I recently heard from the manager of a call center within my organization about a problem he was having managing the call center's PCs. The call center employs seasonal temporary telemarketers for periods ranging from one day to several months. Many of the workers are college students who know enough to tweak a system to the point at which subsequent users have a difficult time finding standard tools, such as Microsoft Internet Explorer (IE). The computers had basic logons, but the workers could—and did—install any program they wanted to. Productivity lagged because workers spent a significant part of their time playing games they'd downloaded or surfing the Web. To add insult to injury, conflicting drivers that workers installed kept bringing down the business applications and PCs.

The call center manager's solution to this problem was to use a ghost image to refresh the systems when they became excessively tweaked. I knew there had to be a better option than that. And because all the systems run Windows XP in an Active Directory (AD) environment, the solution was probably going to be implemented through Group Policy.

Finding the Solution
I have a strong aversion to recreating the wheel, so I thought about the resources I might be able to leverage to avoid having to configure all the PCs' Group Policy settings from scratch. I vaguely remembered reading a TechNet article that discussed using Group Policy to implement varying levels of restriction for different systems in an organization. A quick search for the term "kiosk" on TechNet revealed the document and provided at least temporary reassurance that age hasn't yet addled my brain.

That article, "Implementing Common Desktop Management Scenarios with the Group Policy Management Console," contains some information that has been available for quite some time but also includes updated information about Group Policy Management Console (GPMC) functionality and new OS releases. The coolest feature of this article is that it provides a link that let me download sample Group Policy Objects (GPOs) for the scenarios discussed and documentation that includes a Microsoft Excel spreadsheet listing the settings for each sample GPO. (You can find the article at http://www.microsoft.com/technet/prodtechnol/windowsserver2003/technologies/management/csws2003.mspx.)

The article provided the sample GPOs as GPMC backups and included a batch file that I could use to import all the sample GPOs into a test domain. However, I chose instead to import only the policies that closely resembled what we wanted to implement on call center PCs.

I printed out the settings reports, then sat down with the call center manager to discuss his objectives and translate the GPO settings into plain English for him. After about an hour, we'd determined that the lightly managed computer and lightly managed user settings were best suited to the call center's needs. We also determined that we'd need a few minor additions and deletions to the defaults to fine-tune the GPOs for our use.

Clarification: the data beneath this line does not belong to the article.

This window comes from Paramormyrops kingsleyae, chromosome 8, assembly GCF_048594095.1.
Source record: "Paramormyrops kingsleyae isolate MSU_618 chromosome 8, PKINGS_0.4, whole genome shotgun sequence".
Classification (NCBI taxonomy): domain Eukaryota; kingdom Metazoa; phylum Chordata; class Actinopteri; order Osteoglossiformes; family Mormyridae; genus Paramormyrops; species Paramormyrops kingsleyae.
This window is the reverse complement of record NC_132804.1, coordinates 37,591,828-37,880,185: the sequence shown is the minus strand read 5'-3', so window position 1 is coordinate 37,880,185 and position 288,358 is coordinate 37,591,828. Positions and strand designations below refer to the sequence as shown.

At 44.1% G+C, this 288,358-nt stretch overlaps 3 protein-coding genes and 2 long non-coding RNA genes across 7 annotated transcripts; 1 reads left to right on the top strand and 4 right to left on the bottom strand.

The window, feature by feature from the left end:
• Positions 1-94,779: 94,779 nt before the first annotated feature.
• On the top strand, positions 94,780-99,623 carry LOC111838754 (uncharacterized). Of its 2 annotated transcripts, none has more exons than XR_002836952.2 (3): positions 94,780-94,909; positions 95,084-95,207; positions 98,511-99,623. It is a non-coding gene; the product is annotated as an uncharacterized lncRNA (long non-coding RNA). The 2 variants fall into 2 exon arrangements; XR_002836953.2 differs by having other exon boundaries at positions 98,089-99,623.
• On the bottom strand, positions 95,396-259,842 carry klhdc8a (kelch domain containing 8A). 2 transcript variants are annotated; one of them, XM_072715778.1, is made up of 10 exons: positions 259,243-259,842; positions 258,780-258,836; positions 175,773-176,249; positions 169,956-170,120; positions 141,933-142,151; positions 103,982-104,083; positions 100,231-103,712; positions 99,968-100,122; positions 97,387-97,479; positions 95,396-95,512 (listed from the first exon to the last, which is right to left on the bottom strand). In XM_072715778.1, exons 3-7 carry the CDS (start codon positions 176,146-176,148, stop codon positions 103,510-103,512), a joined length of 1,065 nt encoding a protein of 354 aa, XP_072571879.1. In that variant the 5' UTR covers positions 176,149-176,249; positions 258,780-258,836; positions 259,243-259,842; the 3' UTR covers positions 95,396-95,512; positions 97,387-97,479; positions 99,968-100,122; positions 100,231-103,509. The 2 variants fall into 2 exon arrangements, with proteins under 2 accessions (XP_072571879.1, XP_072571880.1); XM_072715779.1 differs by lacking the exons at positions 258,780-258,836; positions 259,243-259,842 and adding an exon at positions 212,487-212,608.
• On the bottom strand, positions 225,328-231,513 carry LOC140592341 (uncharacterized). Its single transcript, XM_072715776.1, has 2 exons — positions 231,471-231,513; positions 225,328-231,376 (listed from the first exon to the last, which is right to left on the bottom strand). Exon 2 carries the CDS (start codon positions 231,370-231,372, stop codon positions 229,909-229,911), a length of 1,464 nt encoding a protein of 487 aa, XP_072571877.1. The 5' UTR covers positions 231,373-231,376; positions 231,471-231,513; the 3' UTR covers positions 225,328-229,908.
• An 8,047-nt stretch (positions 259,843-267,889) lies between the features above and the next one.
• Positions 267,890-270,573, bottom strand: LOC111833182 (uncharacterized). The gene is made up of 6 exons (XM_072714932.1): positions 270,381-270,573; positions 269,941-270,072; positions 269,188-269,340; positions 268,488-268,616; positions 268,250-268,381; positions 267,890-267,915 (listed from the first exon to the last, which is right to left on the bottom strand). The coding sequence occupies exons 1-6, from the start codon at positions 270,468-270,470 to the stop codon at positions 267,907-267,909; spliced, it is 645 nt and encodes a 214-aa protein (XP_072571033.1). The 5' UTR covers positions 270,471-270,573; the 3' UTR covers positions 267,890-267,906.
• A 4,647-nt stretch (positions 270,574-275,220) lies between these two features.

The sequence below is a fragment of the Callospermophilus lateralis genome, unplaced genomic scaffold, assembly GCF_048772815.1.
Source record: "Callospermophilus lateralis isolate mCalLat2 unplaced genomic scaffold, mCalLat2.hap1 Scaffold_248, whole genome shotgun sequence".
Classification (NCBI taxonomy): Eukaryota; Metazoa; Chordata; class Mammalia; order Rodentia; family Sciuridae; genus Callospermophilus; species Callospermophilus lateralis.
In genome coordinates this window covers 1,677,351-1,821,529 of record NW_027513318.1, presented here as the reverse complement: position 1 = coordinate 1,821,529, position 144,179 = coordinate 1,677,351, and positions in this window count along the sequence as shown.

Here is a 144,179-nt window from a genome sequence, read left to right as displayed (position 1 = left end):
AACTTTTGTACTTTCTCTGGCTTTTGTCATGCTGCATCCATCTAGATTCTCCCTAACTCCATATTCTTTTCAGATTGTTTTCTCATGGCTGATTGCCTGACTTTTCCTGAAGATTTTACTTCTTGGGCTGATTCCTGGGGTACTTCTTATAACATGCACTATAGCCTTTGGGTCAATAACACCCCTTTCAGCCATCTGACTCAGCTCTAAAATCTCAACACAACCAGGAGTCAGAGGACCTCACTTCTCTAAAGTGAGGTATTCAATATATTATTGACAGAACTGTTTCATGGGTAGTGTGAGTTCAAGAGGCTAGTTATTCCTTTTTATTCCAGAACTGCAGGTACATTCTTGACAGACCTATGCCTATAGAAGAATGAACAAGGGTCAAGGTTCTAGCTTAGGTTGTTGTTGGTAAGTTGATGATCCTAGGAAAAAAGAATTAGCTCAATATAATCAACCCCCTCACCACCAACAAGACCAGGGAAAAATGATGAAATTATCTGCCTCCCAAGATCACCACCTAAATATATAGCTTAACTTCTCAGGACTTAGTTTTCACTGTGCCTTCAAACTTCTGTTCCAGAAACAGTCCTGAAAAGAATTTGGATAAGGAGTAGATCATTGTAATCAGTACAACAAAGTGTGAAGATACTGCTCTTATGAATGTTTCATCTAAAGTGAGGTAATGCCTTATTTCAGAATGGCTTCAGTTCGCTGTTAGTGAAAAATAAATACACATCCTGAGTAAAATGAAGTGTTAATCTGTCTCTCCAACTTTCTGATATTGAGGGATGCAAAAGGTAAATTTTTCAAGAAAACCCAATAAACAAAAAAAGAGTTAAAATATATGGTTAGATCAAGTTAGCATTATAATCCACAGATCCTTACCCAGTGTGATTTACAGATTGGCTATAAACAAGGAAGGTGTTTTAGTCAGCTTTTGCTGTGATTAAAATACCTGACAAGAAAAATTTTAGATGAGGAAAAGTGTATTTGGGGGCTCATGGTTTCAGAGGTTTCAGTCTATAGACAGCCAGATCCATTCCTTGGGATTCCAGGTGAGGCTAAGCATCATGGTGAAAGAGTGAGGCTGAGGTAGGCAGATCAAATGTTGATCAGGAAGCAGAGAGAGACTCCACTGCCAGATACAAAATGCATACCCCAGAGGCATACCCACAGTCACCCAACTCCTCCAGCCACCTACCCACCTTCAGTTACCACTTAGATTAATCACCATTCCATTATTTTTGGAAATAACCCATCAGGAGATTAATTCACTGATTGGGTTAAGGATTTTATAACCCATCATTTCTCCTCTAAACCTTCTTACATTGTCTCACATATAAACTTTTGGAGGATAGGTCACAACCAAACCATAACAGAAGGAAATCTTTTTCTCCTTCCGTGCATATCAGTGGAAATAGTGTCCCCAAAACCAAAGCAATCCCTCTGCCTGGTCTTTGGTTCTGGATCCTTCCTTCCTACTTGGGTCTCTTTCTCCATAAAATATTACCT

Implementation
I went to work. First, I used GPMC to create two empty GPOs—one for user settings and one for machine settings—and to import the sample settings from the lightly managed user and lightly managed computer GPOs that I'd downloaded. To these Call Center User and Call Center Computer GPOs, I added some settings and removed a few that weren't necessary or that might cause usability problems for call center workers. The lockdown settings I put in place prevented workers from installing unapproved applications and from altering IE's Favorites folder and home page.

Because call center PCs are so widely abused and treated so much differently than our typical users' systems, I created an organizational unit (OU) named Call Center to contain them. I used the Microsoft Management Console (MMC) Active Directory Users and Computers snap-in to move the computer objects into the new OU. I chose to block policy inheritance at the Call Center OU because we didn't want to apply some of our standard GPO settings, such as folder redirection, to these machines. I then linked the imported and modified Call Center Computer GPO to the Call Center OU. I identified a few other GPOs that I needed to apply to these systems but that were blocked because of the inheritance setting, and I linked those GPOs to the OU as well.

To target the Call Center User GPO to the appropriate user population, I created a new OU in AD called Call Center Users beneath the standard Users container and moved the call center workers' user accounts into that OU. Finally, I linked the Call Center User GPO to the Call Center Users OU so that the new user settings would apply to all accounts housed therein.

The Results
I've since made a few minor modifications to the initial GPOs for usability purposes, but overall the restrictions that I put into place via the Call Center User and Call Center Computer GPOs solved the problems. After a few months, I followed up with the call center manager and learned that worker idle time had been cut in half and the time the manager spends troubleshooting had declined by as much as two-thirds. I consider that a satisfying ROI for the 3 or 4 hours I spent on the project.